Game Development Reference
Figure 13.5 Difference between natural vision and stereoscopic restitution
a stimulus of two seconds in positive parallax. The conditions are more restrictive in
case of quick movements of objects and if the spatial frequencies of images are high,
as explained in the chapter on human vision (see the chapter “The senses of man''
of volume 1 of this treatise), for numerical values). The problem is more crucial for
low-width screens and the operator must move away from them sufficiently to obtain
an adequately small parallax angle, but his field of vision decreases relatively. Increase
in visual immersion created by 3D vision can be negated by decreasing the field of
We have mentioned that the vergence-accommodation relation can artificially be
made incorrect when we look at stereoscopic images on a screen: a virtual object placed
behind the screen makes the optical axes converge on it while the eyes adapt to the
screen (Figure 13.5). This modification of the vergence-accommodation relation may
create visual difficulties and strain to the user, except when the object is at screen level.
To conclude, it is necessary to restrict positioning the main object, should it exist, close
to the plane of the screen.
Cognitive considerations signify another problem. A computer or television screen
is perceived by the brain as a window bordered by the edges of the screen. These edges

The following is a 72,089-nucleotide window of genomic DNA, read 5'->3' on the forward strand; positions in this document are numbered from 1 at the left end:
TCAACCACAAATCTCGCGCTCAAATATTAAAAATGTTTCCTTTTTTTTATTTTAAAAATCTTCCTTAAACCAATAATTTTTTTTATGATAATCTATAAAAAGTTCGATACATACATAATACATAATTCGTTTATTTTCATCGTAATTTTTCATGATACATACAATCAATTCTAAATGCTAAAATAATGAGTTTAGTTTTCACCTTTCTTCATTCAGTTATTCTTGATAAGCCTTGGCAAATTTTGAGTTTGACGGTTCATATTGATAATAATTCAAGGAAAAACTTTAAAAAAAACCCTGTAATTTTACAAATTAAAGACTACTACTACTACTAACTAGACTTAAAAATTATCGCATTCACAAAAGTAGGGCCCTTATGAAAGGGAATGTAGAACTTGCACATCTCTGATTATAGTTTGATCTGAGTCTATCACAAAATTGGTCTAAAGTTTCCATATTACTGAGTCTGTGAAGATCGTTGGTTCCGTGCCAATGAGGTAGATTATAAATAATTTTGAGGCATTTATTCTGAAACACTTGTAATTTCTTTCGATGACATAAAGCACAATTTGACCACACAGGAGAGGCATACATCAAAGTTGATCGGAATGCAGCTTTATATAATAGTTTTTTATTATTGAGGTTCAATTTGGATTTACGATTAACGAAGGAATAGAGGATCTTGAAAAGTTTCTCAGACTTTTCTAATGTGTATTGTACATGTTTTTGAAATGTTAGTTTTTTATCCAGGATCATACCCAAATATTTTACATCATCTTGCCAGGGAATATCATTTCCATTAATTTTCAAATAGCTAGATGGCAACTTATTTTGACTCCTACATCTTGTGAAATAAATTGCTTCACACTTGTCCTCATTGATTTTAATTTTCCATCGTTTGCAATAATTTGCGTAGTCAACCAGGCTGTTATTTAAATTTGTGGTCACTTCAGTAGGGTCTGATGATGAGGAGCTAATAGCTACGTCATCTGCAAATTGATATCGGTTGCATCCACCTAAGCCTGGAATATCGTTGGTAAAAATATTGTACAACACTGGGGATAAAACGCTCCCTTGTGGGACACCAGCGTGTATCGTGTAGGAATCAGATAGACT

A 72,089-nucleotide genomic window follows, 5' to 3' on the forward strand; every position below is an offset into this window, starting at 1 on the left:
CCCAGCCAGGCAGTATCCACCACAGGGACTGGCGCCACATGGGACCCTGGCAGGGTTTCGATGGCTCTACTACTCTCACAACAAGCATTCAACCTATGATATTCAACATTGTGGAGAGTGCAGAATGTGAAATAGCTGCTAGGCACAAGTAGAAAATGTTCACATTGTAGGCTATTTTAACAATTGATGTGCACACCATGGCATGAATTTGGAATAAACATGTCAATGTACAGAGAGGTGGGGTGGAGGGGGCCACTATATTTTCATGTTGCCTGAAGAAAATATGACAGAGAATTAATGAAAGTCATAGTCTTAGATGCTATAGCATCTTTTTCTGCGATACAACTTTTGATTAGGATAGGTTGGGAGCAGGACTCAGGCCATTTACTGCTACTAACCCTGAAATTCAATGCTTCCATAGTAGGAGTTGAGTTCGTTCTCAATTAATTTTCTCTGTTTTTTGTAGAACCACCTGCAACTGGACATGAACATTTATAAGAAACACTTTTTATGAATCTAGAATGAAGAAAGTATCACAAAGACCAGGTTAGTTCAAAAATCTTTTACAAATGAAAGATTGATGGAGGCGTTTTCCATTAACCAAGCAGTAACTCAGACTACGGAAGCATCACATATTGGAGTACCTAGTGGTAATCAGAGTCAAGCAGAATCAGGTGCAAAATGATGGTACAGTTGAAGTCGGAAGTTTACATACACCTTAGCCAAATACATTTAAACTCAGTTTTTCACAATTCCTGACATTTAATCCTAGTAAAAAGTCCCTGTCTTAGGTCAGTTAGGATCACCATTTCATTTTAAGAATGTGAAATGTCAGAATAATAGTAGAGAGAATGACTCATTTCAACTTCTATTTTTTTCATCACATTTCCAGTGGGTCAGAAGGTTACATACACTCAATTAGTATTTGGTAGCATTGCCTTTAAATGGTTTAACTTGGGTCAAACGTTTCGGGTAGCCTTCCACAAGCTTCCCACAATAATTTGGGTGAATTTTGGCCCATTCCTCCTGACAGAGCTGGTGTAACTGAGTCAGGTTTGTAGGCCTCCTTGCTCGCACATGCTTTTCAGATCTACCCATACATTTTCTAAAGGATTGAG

can be a source of confusion. The objects displayed in negative parallax and partially
blanked by the edges of the screen (mentally behind the window) and therefore located
in front of the screen by binocular vision create a conflict in their placement. This
phenomenon can prevent fusion of images and disturb the observer. It is important
to make the inference that it is rarely desirable to create objects “emerging from the
screen'', in spite of the appealing aspect that it offers. This technique is to be used
only for very large screens of spectacular demonstrations of 3D films. You may notice
that advertisements of stereoscopic systems often make claims about this phenomenon
through images, which in fact is impossible to reproduce on these devices!
If the observer is translated parallel to the screen, he sees the objects move
abnormally: he perceives pseudoscopic movements (Figure 13.6).